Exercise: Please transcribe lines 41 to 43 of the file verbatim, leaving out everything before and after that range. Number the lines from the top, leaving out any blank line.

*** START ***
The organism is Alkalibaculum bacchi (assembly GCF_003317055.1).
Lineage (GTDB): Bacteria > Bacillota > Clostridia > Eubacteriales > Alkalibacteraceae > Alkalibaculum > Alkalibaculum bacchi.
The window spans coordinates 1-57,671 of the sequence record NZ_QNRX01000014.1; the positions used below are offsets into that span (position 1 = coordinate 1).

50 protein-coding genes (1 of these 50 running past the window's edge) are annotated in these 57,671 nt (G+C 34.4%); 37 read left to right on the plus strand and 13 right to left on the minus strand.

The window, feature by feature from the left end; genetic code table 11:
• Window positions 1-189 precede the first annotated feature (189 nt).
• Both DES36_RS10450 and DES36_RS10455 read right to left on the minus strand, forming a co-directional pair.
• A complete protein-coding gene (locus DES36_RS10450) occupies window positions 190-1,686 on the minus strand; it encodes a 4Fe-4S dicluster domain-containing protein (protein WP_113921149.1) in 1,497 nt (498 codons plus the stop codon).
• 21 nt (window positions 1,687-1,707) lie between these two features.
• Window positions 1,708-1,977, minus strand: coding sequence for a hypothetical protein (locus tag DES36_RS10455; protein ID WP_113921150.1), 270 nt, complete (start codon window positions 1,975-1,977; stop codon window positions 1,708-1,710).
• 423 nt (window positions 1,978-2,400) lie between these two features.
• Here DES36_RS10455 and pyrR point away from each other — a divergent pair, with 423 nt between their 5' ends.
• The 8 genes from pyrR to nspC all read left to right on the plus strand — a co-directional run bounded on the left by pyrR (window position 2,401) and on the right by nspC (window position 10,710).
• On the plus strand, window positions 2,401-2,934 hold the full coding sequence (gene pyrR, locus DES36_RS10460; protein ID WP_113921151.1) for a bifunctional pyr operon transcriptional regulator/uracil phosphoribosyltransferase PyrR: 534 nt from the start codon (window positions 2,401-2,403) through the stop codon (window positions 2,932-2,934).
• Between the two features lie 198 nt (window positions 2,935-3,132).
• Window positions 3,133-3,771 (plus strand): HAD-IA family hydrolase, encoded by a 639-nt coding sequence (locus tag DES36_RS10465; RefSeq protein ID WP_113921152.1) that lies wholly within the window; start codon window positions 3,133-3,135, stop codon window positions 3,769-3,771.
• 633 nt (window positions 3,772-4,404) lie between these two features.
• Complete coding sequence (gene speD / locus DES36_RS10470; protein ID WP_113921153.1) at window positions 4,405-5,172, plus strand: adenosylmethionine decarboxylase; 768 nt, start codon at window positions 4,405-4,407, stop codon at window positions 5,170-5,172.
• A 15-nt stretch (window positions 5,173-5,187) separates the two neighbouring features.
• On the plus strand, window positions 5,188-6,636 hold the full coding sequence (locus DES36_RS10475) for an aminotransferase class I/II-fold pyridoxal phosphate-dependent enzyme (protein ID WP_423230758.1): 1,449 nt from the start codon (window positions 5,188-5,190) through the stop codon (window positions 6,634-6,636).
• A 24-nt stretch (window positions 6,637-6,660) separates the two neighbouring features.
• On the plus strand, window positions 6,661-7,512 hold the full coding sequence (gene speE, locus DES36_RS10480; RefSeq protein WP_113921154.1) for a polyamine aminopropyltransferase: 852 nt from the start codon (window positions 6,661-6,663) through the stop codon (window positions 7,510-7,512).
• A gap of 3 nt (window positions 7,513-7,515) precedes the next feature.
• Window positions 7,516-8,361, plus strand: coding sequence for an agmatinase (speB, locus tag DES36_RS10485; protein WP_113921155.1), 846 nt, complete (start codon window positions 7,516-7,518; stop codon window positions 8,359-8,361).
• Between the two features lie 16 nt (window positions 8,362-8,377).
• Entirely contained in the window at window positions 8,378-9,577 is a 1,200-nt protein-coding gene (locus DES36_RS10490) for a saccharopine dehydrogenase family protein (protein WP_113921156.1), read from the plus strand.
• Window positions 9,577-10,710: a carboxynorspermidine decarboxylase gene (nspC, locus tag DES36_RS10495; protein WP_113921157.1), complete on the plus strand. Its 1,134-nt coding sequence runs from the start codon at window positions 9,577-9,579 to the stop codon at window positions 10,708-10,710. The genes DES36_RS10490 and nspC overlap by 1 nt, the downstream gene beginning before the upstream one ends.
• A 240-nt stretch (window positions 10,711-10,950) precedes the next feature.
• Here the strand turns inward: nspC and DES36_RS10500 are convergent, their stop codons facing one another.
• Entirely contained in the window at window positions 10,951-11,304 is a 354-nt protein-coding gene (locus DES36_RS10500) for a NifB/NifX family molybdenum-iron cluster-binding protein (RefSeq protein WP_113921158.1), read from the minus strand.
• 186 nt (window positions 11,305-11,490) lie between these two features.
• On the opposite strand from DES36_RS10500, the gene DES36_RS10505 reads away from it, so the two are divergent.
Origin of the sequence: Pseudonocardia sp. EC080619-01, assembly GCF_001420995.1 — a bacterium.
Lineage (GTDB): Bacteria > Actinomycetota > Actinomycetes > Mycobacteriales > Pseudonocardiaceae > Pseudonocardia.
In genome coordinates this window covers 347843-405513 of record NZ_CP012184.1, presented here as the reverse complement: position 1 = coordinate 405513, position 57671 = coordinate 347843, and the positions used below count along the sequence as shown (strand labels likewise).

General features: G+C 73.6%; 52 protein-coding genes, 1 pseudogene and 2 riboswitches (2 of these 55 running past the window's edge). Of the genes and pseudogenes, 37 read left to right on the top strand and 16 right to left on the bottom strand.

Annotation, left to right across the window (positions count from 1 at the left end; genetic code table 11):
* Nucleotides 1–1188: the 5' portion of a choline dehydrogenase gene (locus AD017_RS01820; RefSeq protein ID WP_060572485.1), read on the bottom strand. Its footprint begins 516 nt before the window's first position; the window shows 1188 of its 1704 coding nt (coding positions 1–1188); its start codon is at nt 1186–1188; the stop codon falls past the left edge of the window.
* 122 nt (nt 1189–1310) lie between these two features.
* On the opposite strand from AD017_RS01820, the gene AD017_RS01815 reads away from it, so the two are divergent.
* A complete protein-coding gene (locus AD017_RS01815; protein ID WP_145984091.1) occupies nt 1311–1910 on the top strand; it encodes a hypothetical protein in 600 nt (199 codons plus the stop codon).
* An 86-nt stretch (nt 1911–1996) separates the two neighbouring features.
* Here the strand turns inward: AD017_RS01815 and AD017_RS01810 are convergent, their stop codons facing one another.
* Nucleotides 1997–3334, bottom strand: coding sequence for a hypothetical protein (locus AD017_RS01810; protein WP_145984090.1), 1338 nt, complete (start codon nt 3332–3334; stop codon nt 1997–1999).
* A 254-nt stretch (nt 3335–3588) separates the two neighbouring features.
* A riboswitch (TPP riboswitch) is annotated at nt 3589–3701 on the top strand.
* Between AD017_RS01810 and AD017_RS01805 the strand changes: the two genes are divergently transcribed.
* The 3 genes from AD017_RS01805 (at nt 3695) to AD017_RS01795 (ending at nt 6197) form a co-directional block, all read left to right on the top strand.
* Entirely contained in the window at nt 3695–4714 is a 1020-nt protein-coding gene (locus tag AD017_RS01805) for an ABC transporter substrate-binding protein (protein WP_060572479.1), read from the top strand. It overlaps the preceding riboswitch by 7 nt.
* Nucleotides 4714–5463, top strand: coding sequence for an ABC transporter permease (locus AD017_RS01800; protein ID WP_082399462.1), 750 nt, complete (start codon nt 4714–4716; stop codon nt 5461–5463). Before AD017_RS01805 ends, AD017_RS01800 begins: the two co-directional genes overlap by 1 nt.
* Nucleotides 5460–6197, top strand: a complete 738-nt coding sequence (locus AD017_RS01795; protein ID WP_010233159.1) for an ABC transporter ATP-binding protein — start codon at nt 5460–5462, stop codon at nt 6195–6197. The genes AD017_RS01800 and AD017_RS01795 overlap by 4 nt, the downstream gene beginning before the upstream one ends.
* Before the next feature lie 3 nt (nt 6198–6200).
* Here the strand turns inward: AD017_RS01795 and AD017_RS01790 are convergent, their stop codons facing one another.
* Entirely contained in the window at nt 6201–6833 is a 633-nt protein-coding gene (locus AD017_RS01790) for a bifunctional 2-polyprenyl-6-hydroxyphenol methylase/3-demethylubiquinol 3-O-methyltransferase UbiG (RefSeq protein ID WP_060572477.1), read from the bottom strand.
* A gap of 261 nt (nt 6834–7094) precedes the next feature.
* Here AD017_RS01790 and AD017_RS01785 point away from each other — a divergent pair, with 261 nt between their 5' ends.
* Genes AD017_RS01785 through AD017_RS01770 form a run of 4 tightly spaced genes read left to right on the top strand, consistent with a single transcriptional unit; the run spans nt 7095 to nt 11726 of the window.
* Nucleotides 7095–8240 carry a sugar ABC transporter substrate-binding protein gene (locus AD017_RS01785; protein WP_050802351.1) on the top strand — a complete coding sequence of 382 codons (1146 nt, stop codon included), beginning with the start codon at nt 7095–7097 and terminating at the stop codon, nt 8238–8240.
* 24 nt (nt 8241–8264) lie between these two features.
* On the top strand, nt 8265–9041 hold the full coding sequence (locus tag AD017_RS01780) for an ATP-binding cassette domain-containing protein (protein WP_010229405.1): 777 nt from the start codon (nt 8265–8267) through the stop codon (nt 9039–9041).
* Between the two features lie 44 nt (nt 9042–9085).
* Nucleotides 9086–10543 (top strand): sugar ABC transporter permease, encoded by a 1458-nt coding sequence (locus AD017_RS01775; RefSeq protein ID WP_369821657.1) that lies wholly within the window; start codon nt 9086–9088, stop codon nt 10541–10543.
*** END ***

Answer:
* A complete protein-coding gene (locus AD017_RS01815; protein ID WP_145984091.1) occupies nt 1311–1910 on the top strand; it encodes a hypothetical protein in 600 nt (199 codons plus the stop codon).
* An 86-nt stretch (nt 1911–1996) separates the two neighbouring features.
* Here the strand turns inward: AD017_RS01815 and AD017_RS01810 are convergent, their stop codons facing one another.